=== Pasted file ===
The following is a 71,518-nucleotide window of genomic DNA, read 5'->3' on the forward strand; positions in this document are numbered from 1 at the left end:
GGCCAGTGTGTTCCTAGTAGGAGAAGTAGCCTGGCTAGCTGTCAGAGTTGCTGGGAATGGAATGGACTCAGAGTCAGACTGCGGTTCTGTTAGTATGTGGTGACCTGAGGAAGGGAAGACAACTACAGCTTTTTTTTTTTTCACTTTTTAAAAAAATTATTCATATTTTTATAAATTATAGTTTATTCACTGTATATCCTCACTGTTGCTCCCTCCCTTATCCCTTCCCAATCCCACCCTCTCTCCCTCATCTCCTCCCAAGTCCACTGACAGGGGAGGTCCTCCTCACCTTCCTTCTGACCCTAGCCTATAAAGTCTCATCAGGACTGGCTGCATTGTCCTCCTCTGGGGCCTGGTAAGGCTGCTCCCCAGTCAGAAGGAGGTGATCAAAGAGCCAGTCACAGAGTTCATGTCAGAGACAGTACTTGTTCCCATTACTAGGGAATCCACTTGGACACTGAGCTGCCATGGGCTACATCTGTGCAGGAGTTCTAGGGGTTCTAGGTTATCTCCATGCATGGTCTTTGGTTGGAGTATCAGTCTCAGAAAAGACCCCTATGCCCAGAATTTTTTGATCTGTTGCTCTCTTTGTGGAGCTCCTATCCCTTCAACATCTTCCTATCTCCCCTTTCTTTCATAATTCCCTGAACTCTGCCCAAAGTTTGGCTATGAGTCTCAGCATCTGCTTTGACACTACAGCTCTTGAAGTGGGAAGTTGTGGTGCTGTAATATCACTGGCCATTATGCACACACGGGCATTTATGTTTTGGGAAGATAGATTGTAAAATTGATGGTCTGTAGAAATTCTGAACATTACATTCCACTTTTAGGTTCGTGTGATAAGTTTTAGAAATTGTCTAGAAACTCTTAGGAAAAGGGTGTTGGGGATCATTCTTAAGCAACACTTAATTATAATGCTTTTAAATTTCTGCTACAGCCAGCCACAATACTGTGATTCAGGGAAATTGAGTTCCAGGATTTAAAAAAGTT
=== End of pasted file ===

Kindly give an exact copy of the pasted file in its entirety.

The following is a 71,518-nucleotide window of genomic DNA, read 5'->3' on the forward strand; positions in this document are numbered from 1 at the left end:
GGCCAGTGTGTTCCTAGTAGGAGAAGTAGCCTGGCTAGCTGTCAGAGTTGCTGGGAATGGAATGGACTCAGAGTCAGACTGCGGTTCTGTTAGTATGTGGTGACCTGAGGAAGGGAAGACAACTACAGCTTTTTTTTTTTTCACTTTTTAAAAAAATTATTCATATTTTTATAAATTATAGTTTATTCACTGTATATCCTCACTGTTGCTCCCTCCCTTATCCCTTCCCAATCCCACCCTCTCTCCCTCATCTCCTCCCAAGTCCACTGACAGGGGAGGTCCTCCTCACCTTCCTTCTGACCCTAGCCTATAAAGTCTCATCAGGACTGGCTGCATTGTCCTCCTCTGGGGCCTGGTAAGGCTGCTCCCCAGTCAGAAGGAGGTGATCAAAGAGCCAGTCACAGAGTTCATGTCAGAGACAGTACTTGTTCCCATTACTAGGGAATCCACTTGGACACTGAGCTGCCATGGGCTACATCTGTGCAGGAGTTCTAGGGGTTCTAGGTTATCTCCATGCATGGTCTTTGGTTGGAGTATCAGTCTCAGAAAAGACCCCTATGCCCAGAATTTTTTGATCTGTTGCTCTCTTTGTGGAGCTCCTATCCCTTCAACATCTTCCTATCTCCCCTTTCTTTCATAATTCCCTGAACTCTGCCCAAAGTTTGGCTATGAGTCTCAGCATCTGCTTTGACACTACAGCTCTTGAAGTGGGAAGTTGTGGTGCTGTAATATCACTGGCCATTATGCACACACGGGCATTTATGTTTTGGGAAGATAGATTGTAAAATTGATGGTCTGTAGAAATTCTGAACATTACATTCCACTTTTAGGTTCGTGTGATAAGTTTTAGAAATTGTCTAGAAACTCTTAGGAAAAGGGTGTTGGGGATCATTCTTAAGCAACACTTAATTATAATGCTTTTAAATTTCTGCTACAGCCAGCCACAATACTGTGATTCAGGGAAATTGAGTTCCAGGATTTAAAAAAGTT